9. Asking for help with mental health situations does not make you weak, and neither does taking a while to cope with them, because again, depression and other mental health situations are actual illnesses.
  10. Relapses, setbacks, and bad days don’t mean the person’s doing something wrong. They happen, just like with other illnesses and injuries.
  11. Mental health situations are not the same thing as being crazy.
  12. Mental health situations come in all different stripes.
  13. Sending people into an isolated environment is really a horrible way of dealing with mental health situations.
  14. Let people having mental health situations have input into their own treatment.
  15. Vague metaphorical advice, while often meant kindly, is rarely helpful.
  16. One’s own mental health situation is neither an excuse to drag other people down into potential mental healths situations nor an excuse to decide that you know best how to handle other people’s mental health situations.
  17. Someone having a mental health situation does not mean that they necessarily need to be handled with kid gloves, but it does mean that they should be handled with respect, decency, and caution as needed.
  18. After a loved one, teammate, or other associate dies or is seriously harmed in some way, someone will likely experience survivor’s guilt, which can manifest in a variety of ways.  This is valid, normal, and should be treated with sympathy and kindness.
  19. To the writers: allowing narrative time to be spent on hurting characters productively talking to each other about situations can always be done more.
  20. How a person presents themselves in everyday situations may be a poor indicator to how they handle mental health situations.

–your fangirl heroines.

what the royal fuck

Music Monday :: my thoughts on Kintsugi

23 Mar

Hello, Death Cab.  Been a while, missed y’all.  Like, of the guy singer-band-derivations I follow everywhere, they’re fifth on a list of five, but I do enjoy them and they’re useful and nice.

“No Room in Frame.”  Like there’s something just so… standard and calming about Death Cab.  Some of the songs stand out, most of them are part of a general sense of comfort and niceness.  Slightly moody niceness, but still.  It’s just… it’s a vibe.  I don’t know.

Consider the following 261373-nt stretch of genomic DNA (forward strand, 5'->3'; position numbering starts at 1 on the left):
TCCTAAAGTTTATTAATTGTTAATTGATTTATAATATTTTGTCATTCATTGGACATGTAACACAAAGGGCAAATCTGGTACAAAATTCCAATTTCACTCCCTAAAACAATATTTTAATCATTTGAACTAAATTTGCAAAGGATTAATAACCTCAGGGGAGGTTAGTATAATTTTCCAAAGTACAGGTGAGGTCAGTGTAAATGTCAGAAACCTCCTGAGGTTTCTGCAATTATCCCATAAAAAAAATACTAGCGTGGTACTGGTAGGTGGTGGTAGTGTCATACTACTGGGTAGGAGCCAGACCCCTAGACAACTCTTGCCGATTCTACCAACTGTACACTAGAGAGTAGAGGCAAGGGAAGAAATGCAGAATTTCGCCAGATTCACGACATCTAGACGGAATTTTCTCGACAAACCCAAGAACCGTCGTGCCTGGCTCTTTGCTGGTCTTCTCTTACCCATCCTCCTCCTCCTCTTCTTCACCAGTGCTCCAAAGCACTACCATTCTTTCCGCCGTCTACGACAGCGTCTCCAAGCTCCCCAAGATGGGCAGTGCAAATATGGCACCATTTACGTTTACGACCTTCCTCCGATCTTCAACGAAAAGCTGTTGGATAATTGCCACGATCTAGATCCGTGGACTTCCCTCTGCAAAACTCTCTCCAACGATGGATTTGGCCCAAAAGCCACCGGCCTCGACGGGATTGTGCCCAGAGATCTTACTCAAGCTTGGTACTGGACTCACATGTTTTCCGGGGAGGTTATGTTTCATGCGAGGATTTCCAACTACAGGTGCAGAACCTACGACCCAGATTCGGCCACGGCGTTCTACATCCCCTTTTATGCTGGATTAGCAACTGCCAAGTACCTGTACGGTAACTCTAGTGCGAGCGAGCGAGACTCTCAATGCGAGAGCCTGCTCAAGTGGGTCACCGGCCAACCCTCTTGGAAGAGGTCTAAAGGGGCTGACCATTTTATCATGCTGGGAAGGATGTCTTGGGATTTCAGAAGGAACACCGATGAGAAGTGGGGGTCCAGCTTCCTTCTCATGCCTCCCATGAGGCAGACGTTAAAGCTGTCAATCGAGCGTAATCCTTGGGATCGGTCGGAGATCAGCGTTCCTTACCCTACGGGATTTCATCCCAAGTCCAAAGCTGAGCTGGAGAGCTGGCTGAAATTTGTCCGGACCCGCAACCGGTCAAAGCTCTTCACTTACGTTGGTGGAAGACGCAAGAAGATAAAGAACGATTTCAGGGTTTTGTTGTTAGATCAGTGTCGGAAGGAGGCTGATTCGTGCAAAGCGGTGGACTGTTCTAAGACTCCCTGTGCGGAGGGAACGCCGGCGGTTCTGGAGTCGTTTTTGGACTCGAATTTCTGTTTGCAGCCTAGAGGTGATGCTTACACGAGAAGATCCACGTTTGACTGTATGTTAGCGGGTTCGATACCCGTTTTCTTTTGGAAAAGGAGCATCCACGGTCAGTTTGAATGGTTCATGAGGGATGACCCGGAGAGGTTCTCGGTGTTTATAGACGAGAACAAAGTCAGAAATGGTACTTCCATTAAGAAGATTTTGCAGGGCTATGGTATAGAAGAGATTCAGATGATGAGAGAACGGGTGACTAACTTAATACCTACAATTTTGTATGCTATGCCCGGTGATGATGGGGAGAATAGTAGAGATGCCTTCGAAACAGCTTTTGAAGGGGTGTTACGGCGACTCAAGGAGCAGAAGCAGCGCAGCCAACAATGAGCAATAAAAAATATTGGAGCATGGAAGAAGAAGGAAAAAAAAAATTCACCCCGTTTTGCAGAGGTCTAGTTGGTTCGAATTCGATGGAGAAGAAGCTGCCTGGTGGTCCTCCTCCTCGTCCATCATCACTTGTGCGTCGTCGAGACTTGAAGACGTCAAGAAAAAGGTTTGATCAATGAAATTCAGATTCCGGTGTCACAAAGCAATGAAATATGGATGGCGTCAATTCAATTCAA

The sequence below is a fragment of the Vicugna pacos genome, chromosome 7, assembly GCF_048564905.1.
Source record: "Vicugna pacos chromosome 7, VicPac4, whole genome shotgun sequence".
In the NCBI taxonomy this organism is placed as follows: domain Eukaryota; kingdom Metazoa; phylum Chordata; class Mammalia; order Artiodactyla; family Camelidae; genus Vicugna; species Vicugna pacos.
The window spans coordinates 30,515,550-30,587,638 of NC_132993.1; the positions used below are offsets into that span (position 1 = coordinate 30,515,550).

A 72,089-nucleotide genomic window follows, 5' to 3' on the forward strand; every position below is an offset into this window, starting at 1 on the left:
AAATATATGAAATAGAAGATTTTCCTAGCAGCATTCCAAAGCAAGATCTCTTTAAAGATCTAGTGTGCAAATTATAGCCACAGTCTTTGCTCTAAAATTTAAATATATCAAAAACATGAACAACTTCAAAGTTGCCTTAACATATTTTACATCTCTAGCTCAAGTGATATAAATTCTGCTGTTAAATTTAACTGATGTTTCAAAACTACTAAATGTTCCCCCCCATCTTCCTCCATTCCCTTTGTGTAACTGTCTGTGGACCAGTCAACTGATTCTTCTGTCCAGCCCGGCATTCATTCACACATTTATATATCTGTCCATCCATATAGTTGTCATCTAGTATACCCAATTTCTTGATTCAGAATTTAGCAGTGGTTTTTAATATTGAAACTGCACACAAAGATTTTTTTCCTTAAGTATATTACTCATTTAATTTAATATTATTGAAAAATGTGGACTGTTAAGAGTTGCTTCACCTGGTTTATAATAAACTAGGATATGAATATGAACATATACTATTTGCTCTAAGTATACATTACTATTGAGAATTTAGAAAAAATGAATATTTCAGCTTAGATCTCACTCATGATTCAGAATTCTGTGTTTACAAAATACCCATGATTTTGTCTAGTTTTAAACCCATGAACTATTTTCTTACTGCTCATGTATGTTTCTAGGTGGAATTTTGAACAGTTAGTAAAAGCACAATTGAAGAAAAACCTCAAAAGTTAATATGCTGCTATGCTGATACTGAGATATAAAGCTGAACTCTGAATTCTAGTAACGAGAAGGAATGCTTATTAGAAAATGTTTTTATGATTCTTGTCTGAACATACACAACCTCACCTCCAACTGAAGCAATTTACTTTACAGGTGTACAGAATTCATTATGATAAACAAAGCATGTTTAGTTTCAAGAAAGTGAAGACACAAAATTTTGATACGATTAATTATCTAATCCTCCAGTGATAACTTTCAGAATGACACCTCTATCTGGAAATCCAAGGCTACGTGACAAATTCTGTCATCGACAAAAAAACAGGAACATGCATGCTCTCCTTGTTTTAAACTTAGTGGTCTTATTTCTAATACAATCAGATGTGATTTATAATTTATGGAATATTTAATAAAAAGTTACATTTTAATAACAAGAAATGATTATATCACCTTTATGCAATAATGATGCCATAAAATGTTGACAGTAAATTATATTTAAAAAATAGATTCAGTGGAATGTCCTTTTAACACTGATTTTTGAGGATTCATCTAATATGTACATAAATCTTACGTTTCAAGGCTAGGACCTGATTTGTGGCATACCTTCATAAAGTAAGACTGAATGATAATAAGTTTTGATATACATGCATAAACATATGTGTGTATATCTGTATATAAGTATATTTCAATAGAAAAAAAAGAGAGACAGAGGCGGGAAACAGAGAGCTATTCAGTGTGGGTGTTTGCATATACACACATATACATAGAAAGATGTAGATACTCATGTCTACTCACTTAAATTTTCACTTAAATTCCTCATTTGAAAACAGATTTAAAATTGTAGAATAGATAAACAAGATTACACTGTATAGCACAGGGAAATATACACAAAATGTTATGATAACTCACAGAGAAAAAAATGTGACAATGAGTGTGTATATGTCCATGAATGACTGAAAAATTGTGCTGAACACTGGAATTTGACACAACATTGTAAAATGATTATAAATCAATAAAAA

“Black Sun.”  I’ve heard this one previewtracked on the radio and I super like it.  It’s all lyrically appropriate and “whiskey in the water” and “beauty in a failure” and “grace within forgiveness” and a lot of general ambiance that I approve of wholeheartedly.  It’s good driving in the dark music.

“The Ghosts of Beverly Drive.”  Well, I like music ghosts.  Except… oh, oops.  I think I just felt something.  This is so chipper given the subject matter.  Oh, oops.  “You wanna teach but not be taught, I wanna sell but not be bought, so let us not be lonesome, so let us not be lonesome, lost in between our needs and wants” oh dear.  This is rather lovely, but I’m emoting.

“Little Wanderer.”  I’m just trancing through this album.  Also, “when the network overloads.”  Gosh.  I’m not having any intelligent thoughts about this album but I’m liking it quite a lot.  And oh, “when we kiss in the baggage claim.”  That sounds cute.

“You’ve Haunted Me All My Life.”  More ghosts?  There’s a little more twang to this, though Ben Gibbard’s voice uh, does not tilt Gothic Americana at all, ever.  It’s still very nice though!  “You are the mistress I can’t make a wife.”

“Hold No Guns.”  Is Pacific Northwest Gothic a thing?  If so, this might suit.  There’s a sparseness that suits, though it’s not quite the same kind of dark twang as other Gothic Americana.  I’m interested in this.  “As numbers change and people fall, friends they always splinter” oh no oops feelings again.

“Everything’s a Ceiling.”  Oh it got 80s all of a sudden.  More, like, John Hughes 80s than tinsel-electronica, but definitely there.  Death Cab is very 21st century John Hughes.  That’s a very appropriate description of their vibe.